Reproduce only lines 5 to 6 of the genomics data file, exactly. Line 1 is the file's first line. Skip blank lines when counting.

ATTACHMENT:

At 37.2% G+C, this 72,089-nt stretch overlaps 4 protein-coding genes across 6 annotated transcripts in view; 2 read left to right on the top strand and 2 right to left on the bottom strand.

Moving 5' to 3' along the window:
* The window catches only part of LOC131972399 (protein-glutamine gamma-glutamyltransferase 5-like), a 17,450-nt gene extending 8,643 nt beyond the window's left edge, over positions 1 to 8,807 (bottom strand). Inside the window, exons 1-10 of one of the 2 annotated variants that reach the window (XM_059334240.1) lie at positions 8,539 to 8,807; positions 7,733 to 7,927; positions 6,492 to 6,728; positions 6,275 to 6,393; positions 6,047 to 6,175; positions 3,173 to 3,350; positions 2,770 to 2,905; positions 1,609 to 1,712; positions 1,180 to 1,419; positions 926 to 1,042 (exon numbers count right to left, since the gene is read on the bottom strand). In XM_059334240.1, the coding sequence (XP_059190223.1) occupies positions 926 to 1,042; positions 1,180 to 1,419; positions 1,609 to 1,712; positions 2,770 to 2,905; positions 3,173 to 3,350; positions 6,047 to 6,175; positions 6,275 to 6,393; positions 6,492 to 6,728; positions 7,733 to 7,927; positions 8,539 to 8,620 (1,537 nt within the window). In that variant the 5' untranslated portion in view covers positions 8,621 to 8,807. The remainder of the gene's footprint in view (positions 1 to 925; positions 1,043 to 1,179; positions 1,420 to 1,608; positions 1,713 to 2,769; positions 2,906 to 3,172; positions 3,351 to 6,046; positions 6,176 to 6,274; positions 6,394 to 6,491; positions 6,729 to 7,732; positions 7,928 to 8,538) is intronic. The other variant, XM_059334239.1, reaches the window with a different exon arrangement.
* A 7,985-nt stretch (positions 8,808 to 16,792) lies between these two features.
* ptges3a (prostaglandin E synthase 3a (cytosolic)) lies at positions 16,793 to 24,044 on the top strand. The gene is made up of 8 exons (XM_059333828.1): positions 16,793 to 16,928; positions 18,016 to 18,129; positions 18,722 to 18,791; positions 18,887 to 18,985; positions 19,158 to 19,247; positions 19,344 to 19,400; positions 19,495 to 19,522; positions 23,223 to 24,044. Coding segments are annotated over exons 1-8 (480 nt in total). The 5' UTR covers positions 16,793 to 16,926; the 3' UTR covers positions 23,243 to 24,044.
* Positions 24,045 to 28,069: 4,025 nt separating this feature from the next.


* ptges3a (prostaglandin E synthase 3a (cytosolic)) lies at positions 16,793 to 24,044 on the top strand. The gene is made up of 8 exons (XM_059333828.1): positions 16,793 to 16,928; positions 18,016 to 18,129; positions 18,722 to 18,791; positions 18,887 to 18,985; positions 19,158 to 19,247; positions 19,344 to 19,400; positions 19,495 to 19,522; positions 23,223 to 24,044. Coding segments are annotated over exons 1-8 (480 nt in total). The 5' UTR covers positions 16,793 to 16,926; the 3' UTR covers positions 23,243 to 24,044.
* Positions 24,045 to 28,069: 4,025 nt separating this feature from the next.